Section 2. Chapter 5
course content

Course Content

Java Basics

If-Else StatementIf-Else Statement

Comparison Operators

To start, let's understand what comparison operators are.

The following are comparison operators: >, <, >=, <=, ==, !=. Let's quickly go through what each of them does:

  • > (greater than) compares if the value on the left is greater than the value on the right.
  • < (less than) compares if the value on the left is less than the value on the right.
  • >= (greater than or equal to) compares if the value on the left is greater than or equal to the value on the right.
  • <= (less than or equal to) compares if the value on the left is less than or equal to the value on the right.
  • == (equal to) compares if the values on both sides are equal.
  • != (not equal to) compares if the values on both sides are not equal.

These operators are used to compare values and return a boolean result (true or false) based on the comparison.

If Statement

The if statement is an essential part of any program. With the if statement, you can set conditions for your program. The syntax and the diagram of the if statement look like this:

java

Main.java

Below is a flowchart showing the use of an if statement. Before entering the if block, we check the condition. If the condition evaluates to true, we enter the if block and perform the necessary operations. If the condition evaluates to false, we skip the if block and continue with the code.

Note

By the way, the fact that all the code is organized and executed in blocks is called structuring. It's precisely because Java is a strictly structured programming language that it is quite popular.

Let's look at an example with real values:

java

Main.java

In this code, we establish a condition. If the value of a is greater than that of b, we display information about it. If the value of b exceeds a, we display different information about it.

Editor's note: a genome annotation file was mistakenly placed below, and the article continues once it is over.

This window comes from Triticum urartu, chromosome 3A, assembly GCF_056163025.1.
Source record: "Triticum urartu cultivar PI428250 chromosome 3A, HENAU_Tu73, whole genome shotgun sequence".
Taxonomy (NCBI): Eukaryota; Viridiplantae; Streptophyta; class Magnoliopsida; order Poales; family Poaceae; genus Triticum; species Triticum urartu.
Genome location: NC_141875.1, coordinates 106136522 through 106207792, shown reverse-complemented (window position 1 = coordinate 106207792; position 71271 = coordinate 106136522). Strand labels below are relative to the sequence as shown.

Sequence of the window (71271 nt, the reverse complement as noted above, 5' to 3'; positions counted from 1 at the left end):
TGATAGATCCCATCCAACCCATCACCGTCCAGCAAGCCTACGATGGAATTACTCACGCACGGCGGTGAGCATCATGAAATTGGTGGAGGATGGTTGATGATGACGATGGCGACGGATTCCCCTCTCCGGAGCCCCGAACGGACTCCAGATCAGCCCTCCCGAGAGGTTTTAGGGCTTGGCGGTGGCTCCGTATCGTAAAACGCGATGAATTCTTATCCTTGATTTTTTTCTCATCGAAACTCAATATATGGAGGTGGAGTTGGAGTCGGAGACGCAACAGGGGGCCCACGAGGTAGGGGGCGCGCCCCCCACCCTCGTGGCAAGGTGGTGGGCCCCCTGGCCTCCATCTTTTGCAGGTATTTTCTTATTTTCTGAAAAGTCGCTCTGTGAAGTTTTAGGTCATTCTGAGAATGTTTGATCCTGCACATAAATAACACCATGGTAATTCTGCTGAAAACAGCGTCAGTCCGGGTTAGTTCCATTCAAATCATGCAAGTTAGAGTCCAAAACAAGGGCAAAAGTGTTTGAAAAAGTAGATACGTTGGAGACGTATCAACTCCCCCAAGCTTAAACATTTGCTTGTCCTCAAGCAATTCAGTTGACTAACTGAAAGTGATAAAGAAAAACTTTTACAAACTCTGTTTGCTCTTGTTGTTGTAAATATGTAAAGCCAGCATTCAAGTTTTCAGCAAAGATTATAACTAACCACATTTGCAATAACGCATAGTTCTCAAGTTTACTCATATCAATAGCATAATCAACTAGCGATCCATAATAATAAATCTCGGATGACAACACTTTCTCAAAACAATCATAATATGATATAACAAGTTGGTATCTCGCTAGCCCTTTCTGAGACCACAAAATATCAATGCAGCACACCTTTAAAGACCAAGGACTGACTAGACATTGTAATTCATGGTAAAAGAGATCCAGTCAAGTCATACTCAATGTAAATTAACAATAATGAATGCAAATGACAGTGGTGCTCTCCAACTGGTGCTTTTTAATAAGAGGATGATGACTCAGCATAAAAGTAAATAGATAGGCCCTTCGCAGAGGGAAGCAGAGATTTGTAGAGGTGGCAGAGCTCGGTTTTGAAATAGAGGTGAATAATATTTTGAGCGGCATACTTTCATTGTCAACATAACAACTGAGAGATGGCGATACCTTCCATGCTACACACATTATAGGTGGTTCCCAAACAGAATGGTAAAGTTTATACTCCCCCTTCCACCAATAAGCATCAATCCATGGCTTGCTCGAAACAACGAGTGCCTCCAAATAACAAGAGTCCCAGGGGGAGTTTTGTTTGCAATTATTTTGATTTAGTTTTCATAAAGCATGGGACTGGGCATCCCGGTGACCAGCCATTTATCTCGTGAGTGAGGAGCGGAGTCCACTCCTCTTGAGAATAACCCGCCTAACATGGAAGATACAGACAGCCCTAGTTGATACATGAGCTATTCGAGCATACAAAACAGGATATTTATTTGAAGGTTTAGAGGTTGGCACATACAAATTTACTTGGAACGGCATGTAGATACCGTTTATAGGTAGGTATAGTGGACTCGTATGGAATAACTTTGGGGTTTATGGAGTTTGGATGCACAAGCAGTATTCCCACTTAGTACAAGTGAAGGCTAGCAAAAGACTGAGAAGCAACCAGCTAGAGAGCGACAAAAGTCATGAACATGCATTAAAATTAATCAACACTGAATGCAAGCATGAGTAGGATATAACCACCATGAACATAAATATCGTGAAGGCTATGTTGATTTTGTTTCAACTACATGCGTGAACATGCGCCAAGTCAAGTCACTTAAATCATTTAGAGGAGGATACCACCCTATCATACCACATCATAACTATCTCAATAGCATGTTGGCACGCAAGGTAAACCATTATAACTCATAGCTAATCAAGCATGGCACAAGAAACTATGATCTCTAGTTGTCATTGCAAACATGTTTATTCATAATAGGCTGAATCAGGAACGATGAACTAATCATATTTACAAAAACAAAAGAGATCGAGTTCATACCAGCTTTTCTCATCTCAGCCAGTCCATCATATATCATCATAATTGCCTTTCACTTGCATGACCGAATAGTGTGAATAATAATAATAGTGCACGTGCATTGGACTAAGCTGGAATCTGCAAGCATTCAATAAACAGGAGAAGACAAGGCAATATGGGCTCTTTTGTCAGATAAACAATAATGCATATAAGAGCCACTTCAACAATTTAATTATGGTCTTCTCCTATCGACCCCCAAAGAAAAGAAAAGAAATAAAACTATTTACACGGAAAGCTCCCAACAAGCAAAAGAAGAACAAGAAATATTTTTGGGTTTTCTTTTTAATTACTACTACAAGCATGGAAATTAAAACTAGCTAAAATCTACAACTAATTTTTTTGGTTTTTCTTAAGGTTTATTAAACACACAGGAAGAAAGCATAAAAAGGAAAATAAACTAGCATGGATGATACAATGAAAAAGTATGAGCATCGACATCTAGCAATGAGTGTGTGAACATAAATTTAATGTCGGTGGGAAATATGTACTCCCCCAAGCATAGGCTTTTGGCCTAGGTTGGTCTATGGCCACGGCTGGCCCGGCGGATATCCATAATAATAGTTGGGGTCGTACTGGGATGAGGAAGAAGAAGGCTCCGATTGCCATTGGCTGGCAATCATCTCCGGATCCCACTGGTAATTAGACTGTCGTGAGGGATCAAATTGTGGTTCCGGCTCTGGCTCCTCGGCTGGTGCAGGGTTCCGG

But it doesn't look elegant when we have two separate if statements. We have a dedicated syntax for situations like this called the if-else statement. Let's see how we can improve the code above using the if-else statement:

java

Main.java

We can see how we improved our previous code using the if-else statement. In simple terms, we check if the value of variable b is greater, and if the returned value is false, we enter the else block, where we display a different message.

Here is the block scheme of If-Else Statement:

Note

It's also worth noting that a boolean value should be stored inside the parentheses after the if-else statement. We can write it as boolean bool = b > a; In this case, the variable bool will hold the value true.

Let's examine a code fragment where we compare the values of two variables for equality:

java

Main.java

Here, we are checking if the values of a and b are equal and displaying information about it. Since both a and b have a value of 10, the result will be true, so we display the corresponding message.

else-if chain

It is worth mentioning another statement called the else-if statement.

When we need to specify multiple different execution conditions, we can use the following syntax:

java

Main.java

In the code above, we can see that multiple different conditions are used. Thus, it follows a simple algorithmic chain. If the first condition is false, check the second one, and so on. We continue doing this until we get true, or if all conditions return false, we enter the familiar else block.

1. What is the result of this code?
2. What will be printed to console after code execution?

What is the result of this code?

Select the correct answer

What will be printed to console after code execution?

Select the correct answer

Everything was clear?

Section 2. Chapter 5